10:30 AM on New Year’s Eve, I arrived at Clay
Felker’s apartment on East 57th Street. A robust
man in his late thirties, Felker was not only a consulting
editor at Viking, but the editor of the Herald Tribune’s
“New York” magazine section. When he answered
the door, he looked as if he had just woken up. He was
wearing pajamas, a silk art-nouveau bathrobe, and slippers.
He took me through an impressive library of leather-bound
books in glass-enclosed cases. A staircase led downstairs,
where he suggested I wait while he got dressed.
His duplex had its entrance, library, and bedrooms upstairs.
The living room, which had a 20- foot-high ceiling and
casement windows, was downstairs. In the center was
a tall, tinsel-covered Christmas tree with an angel
on top. Next to it was a ladder.
The Filipino maid seated me at a round table, then brought
me coffee on a silver tray. About ten minutes later,
a strikingly thin woman in a sheer white nightgown descended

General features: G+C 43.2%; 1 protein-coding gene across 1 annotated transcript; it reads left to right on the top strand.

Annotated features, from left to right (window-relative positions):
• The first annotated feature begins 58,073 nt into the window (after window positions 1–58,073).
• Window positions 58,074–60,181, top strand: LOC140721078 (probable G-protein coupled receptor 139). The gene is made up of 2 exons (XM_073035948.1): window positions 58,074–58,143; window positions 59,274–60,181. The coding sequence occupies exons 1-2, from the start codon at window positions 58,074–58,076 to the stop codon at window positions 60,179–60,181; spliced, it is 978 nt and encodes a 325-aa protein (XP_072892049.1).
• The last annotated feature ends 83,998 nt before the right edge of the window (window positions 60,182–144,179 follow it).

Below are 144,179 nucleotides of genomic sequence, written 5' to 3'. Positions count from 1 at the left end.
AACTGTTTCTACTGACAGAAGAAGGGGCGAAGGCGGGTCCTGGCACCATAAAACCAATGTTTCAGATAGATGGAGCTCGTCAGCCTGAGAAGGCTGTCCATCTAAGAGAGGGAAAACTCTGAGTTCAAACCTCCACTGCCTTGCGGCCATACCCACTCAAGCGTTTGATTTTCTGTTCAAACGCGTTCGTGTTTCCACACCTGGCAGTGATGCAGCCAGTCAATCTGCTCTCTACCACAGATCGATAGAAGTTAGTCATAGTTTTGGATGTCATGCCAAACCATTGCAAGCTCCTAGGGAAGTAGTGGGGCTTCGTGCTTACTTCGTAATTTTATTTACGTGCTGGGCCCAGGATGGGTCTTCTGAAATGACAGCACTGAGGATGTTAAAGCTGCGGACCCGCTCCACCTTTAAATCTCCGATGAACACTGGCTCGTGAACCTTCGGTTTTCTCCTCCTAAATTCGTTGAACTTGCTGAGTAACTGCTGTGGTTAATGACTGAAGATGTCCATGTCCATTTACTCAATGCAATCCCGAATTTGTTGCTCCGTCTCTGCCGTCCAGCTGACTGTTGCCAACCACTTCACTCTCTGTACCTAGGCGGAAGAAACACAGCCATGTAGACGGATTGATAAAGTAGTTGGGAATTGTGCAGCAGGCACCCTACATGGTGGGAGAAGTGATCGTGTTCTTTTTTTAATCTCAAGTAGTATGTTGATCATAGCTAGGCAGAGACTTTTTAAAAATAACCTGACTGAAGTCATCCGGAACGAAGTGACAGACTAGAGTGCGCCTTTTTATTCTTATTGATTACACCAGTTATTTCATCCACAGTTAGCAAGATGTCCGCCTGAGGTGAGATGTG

the stairs, carrying a box and scissors. Unaware of
my presence in the room, she climbed the ladder, her
blond hair flowing over her shoulders, and began removing
decorations from the tree. I did not speak up for fear
of startling her. Felker then bounded into the room
and introduced the beautiful woman on the ladder as
his wife, Pamela. At that point, I recognized her as
the movie star Pamela Tiffin.
Felker apologized for the delay, explaining he had been
on the phone to the White House. He said in a grave
tone that President Lyndon Baines Johnson might be ill,
adding that the news might upset the stock market. He
joined me at the table while Pamela, who had put on
a robe, brought a basket of croissants.
I handed Felker my thesis.